The Consumer Financial Protection Bureau explained how it potentially could be quite monetarily worthwhile for someone to be a whistleblower.
In fact, it could be as much as $10 million worthwhile in funds from the company found guilty of infractions as it relates to fair-lending violations.
As a part of a three-part initiative connected to a “one of its key priorities,” the CFPB explained in its Whistleblower Award Incentive Legislative Proposal that one or more whistleblowers who voluntarily provided original information that leads to the successful enforcement of the covered administrative proceeding or court action in an aggregate amount equal to:
— Not less than 10%, in total, of what has been collected of the monetary sanctions imposed in the action
— Not more than 30%, in total, of what has been collected of the monetary sanctions imposed in the action
The maximum award to any single whistleblower is limited to $10 million.
In the event the bureau is unable to collect at least $1 million of the monetary sanctions imposed in the action, the CFPB said it would provide for an award to any single whistleblower equal to 10% of the amount collected or $50,000, whichever is greater.
The CFPB emphasized that it’s looking to prevent consumer harm through a three-prong strategy, including:
— Implementing an advisory opinion program to provide clear guidance to assist companies in better understanding their legal and regulatory obligations through advisory opinions;
— Amending and reissuing its responsible business conduct bulletin, which articulates that the bureau intends to provide credit to entities for their responsible conduct based on its extent and significance
— Engaging with Congress to advance proposed legislation that would authorize the bureau to award whistleblowers who report violations of Federal consumer financial law.
The bureau said it submitted the proposed legislative language to U.S. House Speaker Nancy Pelosi and U.S. Senate President Michael Pence, as well as the chairs and ranking members of the authorizing committees in both chambers. It would amend Title X of the Dodd-Frank Act and provide the authority to establish a whistleblower award program.
Officials explained that potentially multi-million incentive created for employees to report wrongdoing to the bureau will assist in advancing enforcement cases, especially as it relates to fair lending violations. Under the proposed legislation, in cases where a whistleblower provides voluntary information that leads to successful enforcement action, the bureau will be able to pay an award based on a percentage of the monetary sanctions collected in the action.
“These steps reinforce the Bureau’s commitment to preventing consumer harm. Advisory opinions will ensure that companies know what compliance entails and what constitutes a violation. We also want to incentivize whistleblowers to contact us if they believe their employer is not complying with the law,” CFPB director Kathleen Kraninger said in a news release.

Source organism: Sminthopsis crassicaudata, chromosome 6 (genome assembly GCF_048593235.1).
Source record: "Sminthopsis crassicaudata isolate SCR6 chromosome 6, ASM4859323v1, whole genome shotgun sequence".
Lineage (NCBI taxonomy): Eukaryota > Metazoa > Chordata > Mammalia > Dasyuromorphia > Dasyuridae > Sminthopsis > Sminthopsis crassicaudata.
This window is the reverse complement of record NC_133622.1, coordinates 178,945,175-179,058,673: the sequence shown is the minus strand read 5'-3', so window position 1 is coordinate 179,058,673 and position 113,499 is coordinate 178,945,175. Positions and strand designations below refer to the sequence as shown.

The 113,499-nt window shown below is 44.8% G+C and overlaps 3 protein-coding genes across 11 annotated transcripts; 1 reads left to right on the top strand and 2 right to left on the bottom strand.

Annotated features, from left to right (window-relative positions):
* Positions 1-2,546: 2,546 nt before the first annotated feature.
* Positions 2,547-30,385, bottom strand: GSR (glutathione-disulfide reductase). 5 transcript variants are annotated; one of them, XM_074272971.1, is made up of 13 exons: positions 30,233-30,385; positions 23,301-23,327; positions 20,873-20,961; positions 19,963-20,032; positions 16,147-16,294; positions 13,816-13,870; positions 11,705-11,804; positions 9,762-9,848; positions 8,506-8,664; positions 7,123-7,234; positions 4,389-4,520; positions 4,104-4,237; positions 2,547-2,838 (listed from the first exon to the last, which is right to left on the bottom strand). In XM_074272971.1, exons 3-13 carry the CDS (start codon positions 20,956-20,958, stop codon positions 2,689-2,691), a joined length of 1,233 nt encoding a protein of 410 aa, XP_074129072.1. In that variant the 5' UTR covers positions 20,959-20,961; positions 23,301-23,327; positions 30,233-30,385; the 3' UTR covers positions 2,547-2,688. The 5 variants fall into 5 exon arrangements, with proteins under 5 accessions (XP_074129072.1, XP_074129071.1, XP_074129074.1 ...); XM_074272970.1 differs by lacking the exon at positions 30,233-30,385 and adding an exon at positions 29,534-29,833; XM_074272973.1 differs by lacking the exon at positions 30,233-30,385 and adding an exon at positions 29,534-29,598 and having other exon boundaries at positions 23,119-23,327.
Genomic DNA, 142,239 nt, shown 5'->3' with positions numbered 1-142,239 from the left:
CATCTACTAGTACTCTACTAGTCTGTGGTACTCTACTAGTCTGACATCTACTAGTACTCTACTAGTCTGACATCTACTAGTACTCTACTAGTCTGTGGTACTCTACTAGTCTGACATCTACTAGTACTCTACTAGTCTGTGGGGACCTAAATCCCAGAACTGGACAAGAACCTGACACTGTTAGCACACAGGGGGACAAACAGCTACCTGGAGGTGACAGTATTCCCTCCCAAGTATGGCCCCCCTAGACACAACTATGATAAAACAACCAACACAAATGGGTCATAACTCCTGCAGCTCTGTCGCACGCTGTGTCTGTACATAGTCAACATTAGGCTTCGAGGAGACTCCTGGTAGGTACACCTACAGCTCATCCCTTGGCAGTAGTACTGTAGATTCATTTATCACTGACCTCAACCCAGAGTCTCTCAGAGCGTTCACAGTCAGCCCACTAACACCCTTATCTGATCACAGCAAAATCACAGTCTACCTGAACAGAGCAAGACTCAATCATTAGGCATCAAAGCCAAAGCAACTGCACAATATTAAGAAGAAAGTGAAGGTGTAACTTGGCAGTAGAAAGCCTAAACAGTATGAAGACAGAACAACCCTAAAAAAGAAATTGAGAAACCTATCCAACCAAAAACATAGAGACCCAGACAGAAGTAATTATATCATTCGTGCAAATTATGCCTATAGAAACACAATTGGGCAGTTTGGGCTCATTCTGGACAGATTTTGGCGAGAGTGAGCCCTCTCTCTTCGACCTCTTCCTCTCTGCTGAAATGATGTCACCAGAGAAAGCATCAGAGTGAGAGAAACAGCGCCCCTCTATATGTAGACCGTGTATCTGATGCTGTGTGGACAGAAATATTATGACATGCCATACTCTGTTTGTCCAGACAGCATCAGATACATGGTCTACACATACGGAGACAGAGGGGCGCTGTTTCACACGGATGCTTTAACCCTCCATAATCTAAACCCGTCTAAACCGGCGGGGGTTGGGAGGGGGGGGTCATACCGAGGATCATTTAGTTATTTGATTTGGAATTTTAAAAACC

Under the advisory opinion program, parties will submit requests for an advisory opinion to the bureau via its website. The CFPB said will issue additional procedures for how requests will be addressed, including how the bureau will prioritize requests.
To increase transparency and to provide regulatory certainty to all regulated entities and other stakeholders, the bureau indicated that it will publish the responding advisory opinion in the Federal Register and on its website. The opinion will include an interpretation of the bureau’s existing rules.
Under a current guidance process, responses to individual regulatory inquiries are generally available to the individual requestor. Officials said that process will remain available alongside the advisory opinion program, as will the Bureau’s other efforts to provide clear guidance to the public.
The bureau recapped that it originally published a responsible business conduct bulletin in June 2013. This bulletin is designed to update and strengthen the original bulletin and is intended to clarify the bureau’s approach to responsible business conduct and emphasize the importance of such conduct.
Officials explained responsible conduct can improve the bureau’s ability to:
— Promptly detect violations
— Increase the effectiveness of its supervisory and enforcement work
— Enable the bureau to better focus its finite resources
— Help more consumers get redress
The bulletin identifies four categories of responsible conduct: self-assessing, self-reporting, remediation, and cooperation.
If an entity meaningfully engages in these activities, the bureau said it will favorably consider it, along with other relevant factors, in addressing violations of federal consumer financial law in supervisory and enforcement matters.
“Responsible conduct is in the public interest. Entities that build a culture of compliance and engage in responsible conduct support consumer protection and the Bureau’s efforts to both prevent harm to consumers and enforce the law against bad actors,” Kraninger said.
The proposed legislative language is available here.
The Responsible Business Conduct Bulletin is available here.